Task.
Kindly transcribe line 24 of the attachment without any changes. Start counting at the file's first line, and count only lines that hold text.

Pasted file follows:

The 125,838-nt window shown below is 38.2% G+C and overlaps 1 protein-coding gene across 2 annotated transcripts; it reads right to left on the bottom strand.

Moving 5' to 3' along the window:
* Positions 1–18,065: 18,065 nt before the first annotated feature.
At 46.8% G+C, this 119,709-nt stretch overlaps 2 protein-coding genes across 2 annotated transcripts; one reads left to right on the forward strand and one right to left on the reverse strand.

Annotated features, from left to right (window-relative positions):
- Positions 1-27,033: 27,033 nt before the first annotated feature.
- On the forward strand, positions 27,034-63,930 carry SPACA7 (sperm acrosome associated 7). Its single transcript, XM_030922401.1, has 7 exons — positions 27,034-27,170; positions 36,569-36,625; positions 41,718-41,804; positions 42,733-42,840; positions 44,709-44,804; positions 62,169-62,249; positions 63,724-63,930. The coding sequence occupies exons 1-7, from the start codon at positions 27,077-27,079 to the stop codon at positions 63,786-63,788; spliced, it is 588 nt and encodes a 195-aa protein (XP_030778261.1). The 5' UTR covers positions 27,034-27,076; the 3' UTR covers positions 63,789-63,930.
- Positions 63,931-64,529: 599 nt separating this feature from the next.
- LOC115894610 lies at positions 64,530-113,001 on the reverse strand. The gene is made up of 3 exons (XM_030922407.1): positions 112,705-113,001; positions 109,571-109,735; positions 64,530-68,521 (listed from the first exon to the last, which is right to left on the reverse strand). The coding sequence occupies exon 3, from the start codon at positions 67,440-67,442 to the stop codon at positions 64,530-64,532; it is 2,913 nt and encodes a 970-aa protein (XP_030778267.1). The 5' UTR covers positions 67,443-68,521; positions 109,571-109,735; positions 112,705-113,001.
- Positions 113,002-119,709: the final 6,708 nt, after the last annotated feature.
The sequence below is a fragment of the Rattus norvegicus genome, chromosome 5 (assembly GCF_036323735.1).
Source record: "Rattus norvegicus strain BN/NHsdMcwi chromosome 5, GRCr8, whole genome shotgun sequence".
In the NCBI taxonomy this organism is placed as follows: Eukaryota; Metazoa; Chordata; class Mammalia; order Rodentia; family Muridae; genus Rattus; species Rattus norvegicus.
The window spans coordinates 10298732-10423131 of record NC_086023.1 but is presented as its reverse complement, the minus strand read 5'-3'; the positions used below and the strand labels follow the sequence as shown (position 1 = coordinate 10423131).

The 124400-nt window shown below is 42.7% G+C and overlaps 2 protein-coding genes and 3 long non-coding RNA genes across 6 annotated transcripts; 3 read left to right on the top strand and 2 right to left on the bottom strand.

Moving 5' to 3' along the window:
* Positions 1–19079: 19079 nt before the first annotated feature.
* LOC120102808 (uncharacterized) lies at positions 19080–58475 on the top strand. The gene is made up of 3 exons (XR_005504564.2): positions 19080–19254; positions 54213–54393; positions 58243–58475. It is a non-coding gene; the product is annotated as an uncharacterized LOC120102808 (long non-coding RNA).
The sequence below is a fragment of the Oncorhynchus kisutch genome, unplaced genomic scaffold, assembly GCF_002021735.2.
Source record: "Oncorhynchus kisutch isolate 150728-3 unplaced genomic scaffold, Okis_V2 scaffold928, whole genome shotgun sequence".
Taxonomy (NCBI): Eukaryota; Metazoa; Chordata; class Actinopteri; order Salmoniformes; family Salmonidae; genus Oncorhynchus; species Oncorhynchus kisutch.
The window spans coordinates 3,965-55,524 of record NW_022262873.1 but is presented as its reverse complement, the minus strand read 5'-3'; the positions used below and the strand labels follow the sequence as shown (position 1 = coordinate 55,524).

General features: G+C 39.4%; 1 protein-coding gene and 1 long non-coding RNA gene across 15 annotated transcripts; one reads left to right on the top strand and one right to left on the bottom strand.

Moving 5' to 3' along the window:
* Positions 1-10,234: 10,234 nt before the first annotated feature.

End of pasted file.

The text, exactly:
Moving 5' to 3' along the window: